Here in Utah, we don't have a lottery. Many people cross over to Reno, or up into Idaho or Colorado to play the lottery. Why not be trailblazers and allow PSL here in Utah? It would encourage our citizens to save, and it would very likely keep more money here in the state.
I wouldn't use PSLs, because I think I can get a better return through careful investing. But for thousands of people who play the lottery, and see it as a wealth building strategy, this would be a much better option. Both for them, and for the rest of society, because they'd be more responsible, and would need to turn to social programs less often. The Legislature is in session. Let's allow PSLs here in Utah, and see what happens.
By the way, I linked to the Freakonomics article above, I highly recommend reading the whole article, as well as listen to the podcast (15 minutes or so). Michigan is currently experimenting with PSLs, with some intriguing results. Billie June Smith deposited $75, and won $100,000.
And everybody else? Well, their savings accounts are still full.
Wednesday, January 12, 2011
I happened to be driving my son to scouts, and heard part of President Obama's speech at the Tucson Memorial. His words were powerful and moving. You can read the entire speech here, but I wanted to especially quote this bit:
And then this:
When a tragedy like this strikes, it is part of our nature to demand explanations - to try to impose some order on the chaos, and make sense out of that which seems senseless. Already we've seen a national conversation commence, not only about the motivations behind these killings, but about everything from the merits of gun safety laws to the adequacy of our mental health systems. Much of this process, of debating what might be done to prevent such tragedies in the future, is an essential ingredient in our exercise of self-government.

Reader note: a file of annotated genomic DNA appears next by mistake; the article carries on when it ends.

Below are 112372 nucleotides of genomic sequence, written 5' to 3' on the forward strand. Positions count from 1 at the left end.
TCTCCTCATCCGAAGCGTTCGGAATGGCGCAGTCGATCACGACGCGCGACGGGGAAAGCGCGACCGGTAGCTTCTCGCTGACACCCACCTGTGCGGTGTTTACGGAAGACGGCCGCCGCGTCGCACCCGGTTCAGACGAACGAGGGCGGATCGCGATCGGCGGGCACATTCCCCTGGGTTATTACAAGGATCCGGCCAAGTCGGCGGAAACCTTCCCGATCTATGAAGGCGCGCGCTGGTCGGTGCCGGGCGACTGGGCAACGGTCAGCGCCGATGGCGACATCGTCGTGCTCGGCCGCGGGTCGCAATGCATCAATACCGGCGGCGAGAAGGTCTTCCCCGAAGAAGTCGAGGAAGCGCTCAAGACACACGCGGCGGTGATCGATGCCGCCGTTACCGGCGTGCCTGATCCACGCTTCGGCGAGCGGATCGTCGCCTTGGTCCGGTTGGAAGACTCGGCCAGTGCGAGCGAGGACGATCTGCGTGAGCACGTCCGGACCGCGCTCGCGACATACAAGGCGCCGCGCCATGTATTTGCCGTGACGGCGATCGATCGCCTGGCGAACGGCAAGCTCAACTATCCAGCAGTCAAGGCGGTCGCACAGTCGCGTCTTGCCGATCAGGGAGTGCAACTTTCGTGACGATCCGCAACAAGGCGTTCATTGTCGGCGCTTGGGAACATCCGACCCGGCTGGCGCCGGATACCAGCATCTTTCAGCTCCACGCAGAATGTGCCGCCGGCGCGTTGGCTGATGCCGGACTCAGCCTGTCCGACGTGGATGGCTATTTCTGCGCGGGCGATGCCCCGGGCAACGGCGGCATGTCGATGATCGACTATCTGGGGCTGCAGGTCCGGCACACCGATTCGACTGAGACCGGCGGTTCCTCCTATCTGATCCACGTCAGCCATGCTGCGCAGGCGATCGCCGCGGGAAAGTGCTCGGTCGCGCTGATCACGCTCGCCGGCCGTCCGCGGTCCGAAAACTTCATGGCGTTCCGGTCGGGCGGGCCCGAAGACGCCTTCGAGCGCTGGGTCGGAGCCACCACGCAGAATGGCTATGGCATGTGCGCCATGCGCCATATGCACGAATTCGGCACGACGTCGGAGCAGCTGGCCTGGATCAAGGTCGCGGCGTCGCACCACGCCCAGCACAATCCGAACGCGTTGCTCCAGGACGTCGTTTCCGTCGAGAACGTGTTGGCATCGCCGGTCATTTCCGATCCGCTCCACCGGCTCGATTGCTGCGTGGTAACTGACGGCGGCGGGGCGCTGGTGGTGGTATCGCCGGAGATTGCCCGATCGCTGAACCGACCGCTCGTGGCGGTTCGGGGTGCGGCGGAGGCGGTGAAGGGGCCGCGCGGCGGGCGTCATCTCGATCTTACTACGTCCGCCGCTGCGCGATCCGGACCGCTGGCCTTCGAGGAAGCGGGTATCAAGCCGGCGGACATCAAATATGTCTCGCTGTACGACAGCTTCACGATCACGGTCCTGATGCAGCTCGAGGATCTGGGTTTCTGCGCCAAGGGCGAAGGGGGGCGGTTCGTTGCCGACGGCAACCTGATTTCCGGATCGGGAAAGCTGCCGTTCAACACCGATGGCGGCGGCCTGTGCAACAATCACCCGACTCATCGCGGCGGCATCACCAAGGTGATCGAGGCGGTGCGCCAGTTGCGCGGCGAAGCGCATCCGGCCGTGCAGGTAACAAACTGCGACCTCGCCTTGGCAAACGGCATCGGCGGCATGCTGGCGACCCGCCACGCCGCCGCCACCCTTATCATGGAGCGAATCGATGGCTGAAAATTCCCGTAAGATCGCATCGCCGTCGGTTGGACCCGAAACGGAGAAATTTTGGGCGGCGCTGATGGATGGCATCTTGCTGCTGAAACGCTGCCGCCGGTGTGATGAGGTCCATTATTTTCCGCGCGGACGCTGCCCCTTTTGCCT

But at a time when our discourse has become so sharply polarized - at a time when we are far too eager to lay the blame for all that ails the world at the feet of those who think differently than we do - it's important for us to pause for a moment and make sure that we are talking with each other in a way that heals, not a way that wounds.
Scripture tells us that there is evil in the world, and that terrible things happen for reasons that defy human understanding. In the words of Job, "when I looked for light, then came darkness." Bad things happen, and we must guard against simple explanations in the aftermath.
For the truth is that none of us can know exactly what triggered this vicious attack. None of us can know with any certainty what might have stopped those shots from being fired, or what thoughts lurked in the inner recesses of a violent man's mind.